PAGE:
It’s nothing magic, these two men and the crone are all mortal: Everyone can learn to focus on skills and interests just as they do. Me too. I can’t measure, and I can’t prove, the value of practicing a Way of life. I can only say I mean to keep writing and blogging, without statistics. That’s my lesson from these last 25 posts.    

Sean Crawford

A Note on Blogs  
As you can see from old blogs, immortal in cyberspace, blogs were also trying to have a sense of community through comments. Some current blogs have this, with comments from decent readers, not skimmers. 

Related essays
~One of my top ten posts by hit count, A Young Girl’s Guide to Wars and Drugs (comparing two war failures) was posted March 2013… Incidentally, while readers seldom click on “like,” a post two weeks past it, also in March, has two “likes,” Men’s Underwear and Symbolism.

~My last summing up for a 25-blog Page was posted as Acid Blog, Stupid University May 2014.

~ Under the label Iraq, I have three essays, the last includes the concept of reality checks.

Me, Growing Up
 On a personal note, for readers who get this far down the page, I guess I should grow up. Everybody else lost their innocence in Vietnam, and I should too, and stop innocently wanting the agony and casualties to mean any lessons are learned. There's no silver lining, their lives were just wasted.
I’m sorry, Mom.

Friday, November 14, 2014

Mourning and Remembrance

In the year of our lord 1914 the British Empire was imperiled. All over Africa the German and British colonies fought, while in London the King’s ministers reported with alarm: The Expeditionary force was in retreat. And they sent out the call: Save the King!

Across the ocean, across a harsh land, across the continental divide was a khaki coloured land of sagebrush and yellow grass and low trees. Here had settled the children of empire, nearly all with memories of England’s pastures green, now in a dryer land. It was a fertile land, if you had water. And water was far away. Far away but not beyond the ingenuity of the sons of the King. Great wooden flues were built for miles and miles with great Roman fortitude. Straight as the heart’s desire. And hearts dreamed that soon orchards would grow with a profusion of delicate white blossoms because of the wooden flues crossing the hills and valleys like a roman aqueduct.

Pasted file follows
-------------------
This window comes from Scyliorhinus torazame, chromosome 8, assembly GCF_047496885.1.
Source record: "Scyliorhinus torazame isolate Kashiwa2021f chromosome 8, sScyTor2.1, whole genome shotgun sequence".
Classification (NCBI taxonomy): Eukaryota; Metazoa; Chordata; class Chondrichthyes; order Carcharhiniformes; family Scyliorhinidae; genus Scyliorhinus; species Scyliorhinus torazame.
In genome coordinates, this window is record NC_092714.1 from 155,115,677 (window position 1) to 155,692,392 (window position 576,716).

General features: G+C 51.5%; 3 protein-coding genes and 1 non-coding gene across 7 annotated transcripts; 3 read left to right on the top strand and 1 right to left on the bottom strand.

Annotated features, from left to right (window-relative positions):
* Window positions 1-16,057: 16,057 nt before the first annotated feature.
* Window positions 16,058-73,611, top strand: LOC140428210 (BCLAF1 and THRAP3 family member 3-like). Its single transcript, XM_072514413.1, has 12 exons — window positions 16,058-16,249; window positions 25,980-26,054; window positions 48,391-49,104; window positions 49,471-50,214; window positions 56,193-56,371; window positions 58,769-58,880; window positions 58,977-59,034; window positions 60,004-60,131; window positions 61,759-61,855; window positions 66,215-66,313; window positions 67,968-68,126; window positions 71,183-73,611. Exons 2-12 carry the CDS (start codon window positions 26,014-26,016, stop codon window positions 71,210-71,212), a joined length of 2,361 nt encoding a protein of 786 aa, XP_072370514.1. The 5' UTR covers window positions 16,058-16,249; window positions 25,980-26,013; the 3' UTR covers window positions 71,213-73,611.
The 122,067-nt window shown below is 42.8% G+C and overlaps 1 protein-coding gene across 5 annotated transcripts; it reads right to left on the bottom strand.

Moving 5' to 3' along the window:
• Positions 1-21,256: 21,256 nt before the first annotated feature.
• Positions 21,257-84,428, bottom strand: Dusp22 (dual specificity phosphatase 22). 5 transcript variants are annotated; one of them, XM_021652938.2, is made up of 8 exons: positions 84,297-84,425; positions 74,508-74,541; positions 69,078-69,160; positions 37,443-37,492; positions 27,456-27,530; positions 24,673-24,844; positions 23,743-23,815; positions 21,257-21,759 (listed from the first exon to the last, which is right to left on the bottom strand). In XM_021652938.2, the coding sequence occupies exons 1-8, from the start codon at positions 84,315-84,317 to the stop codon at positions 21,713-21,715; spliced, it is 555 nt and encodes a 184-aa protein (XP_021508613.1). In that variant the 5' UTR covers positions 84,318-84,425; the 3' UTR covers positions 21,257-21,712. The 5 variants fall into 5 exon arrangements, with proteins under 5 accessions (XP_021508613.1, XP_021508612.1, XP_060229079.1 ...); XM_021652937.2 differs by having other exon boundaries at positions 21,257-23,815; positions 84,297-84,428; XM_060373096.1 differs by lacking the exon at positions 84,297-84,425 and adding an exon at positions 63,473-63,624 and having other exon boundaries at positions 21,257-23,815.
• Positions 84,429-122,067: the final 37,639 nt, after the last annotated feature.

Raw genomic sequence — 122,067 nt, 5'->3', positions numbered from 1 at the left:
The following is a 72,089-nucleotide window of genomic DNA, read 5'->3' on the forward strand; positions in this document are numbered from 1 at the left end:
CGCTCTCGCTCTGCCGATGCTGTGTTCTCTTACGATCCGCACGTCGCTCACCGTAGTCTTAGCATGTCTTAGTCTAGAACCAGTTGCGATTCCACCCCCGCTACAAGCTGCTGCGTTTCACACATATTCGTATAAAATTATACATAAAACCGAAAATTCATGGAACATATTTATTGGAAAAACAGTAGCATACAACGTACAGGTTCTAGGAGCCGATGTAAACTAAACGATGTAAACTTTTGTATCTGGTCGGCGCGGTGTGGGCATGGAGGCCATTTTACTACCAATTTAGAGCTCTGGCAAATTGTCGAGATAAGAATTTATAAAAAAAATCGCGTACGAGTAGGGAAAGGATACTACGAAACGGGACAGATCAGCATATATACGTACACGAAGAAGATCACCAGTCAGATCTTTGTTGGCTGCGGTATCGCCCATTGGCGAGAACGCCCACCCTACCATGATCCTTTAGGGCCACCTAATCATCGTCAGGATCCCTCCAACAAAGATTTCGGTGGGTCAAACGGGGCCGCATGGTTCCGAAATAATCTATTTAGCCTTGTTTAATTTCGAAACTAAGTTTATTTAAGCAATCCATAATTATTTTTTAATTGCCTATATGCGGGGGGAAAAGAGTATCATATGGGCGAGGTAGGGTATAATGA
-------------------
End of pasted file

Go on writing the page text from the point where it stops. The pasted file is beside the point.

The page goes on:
But work on the flues was interrupted—. Setting dreams aside, the strong young husbands and fathers hit the rails across the vast land and sailed off to Britain and thence to France to flounder and gasp and walk with determination amongst the dreadful mud of Flanders. But not before telling their sweet wives and young children, “Take care, be strong, there’ll be a new day by and by.”

Only God knows how many letters crossed the ocean, undeliverable. Only God knows where many of the men are buried, men of a small town in British Columbia. Their wives had to move on, the town had to be abandoned, for so few ever returned. They had gone with such high hopes. “Fear God and honour the Queen, shoot straight and keep clean.” (Kipling) And now they are gone.

The old flues still stretch forth, grey as the landscape. At night the coyotes howl their lonesome sound… Mournful under the stars, in the presence of the great flues.

Sean Crawford
During my Freefall class
Alexandra Writers Centre
Calgary, AB
Remembering Mr. Thompson
The above piece remains timely, as this is figuratively the year of the veteran: The Legion reports a record number of Remembrance Day poppies picked up.

Today I'm hearing the song Cat's Cradle in my head, and I’m remembering my grade five teacher Mr. Thompson (I hope I spelled his name right) a man who would hit the roof if you drew a Nazi swastika on your desk. It was he who said (as I commented here  last week) regarding the poppy poem In Flanders Fields, “The torch is not a gun, it’s peace.”

Long retired, in my head he remains a vital young man with a British import car that fooled the mechanics: The engine was under the bonnet, not the trunk like that other import, the beetle. My elementary school had one class for each grade, and Mr. Thompson was the boy’s coach. (No girl’s teams in those days) I remember how, thinking of his students back home, he photographed his young wife on Hadrian’s wall. This was in the day when every classroom had a picture of the gracious young queen—of course we studied Roman Britain.

The Romans left a legacy, and Mr. Thompson left us a legacy: With much repetition and imaginative maps he explained the length and breadth of British Columbia. He told us the story of the abandoned town—I believe the town set a record for greatest proportion of men going off to serve. I think of Mr. Thompson when I travel on winding old B.C. highways in my imported Asian car.  

Thursday, November 6, 2014

Wired Future

I was wondering about people in the near future …with human knowledge electronically and steadily accumulating, would they, as heirs to the ages, be like well-rounded ancient Greeks appreciating the True and the Good? … I learned the answer when I time-traveled from my native 1980s into a coffee shop, in 2014 A.D.

There I found an October edition of a brainy Wired magazine.

Back home in the ’80’s I was occasionally reading Omni, the mainstream science magazine with the awful science fiction stories, (one per issue) a magazine I judged to have a tone of gleeful snobbishness. Not to my taste. But Wired, from what I can see, has a neutral tone: It’s all about the future being revealed now.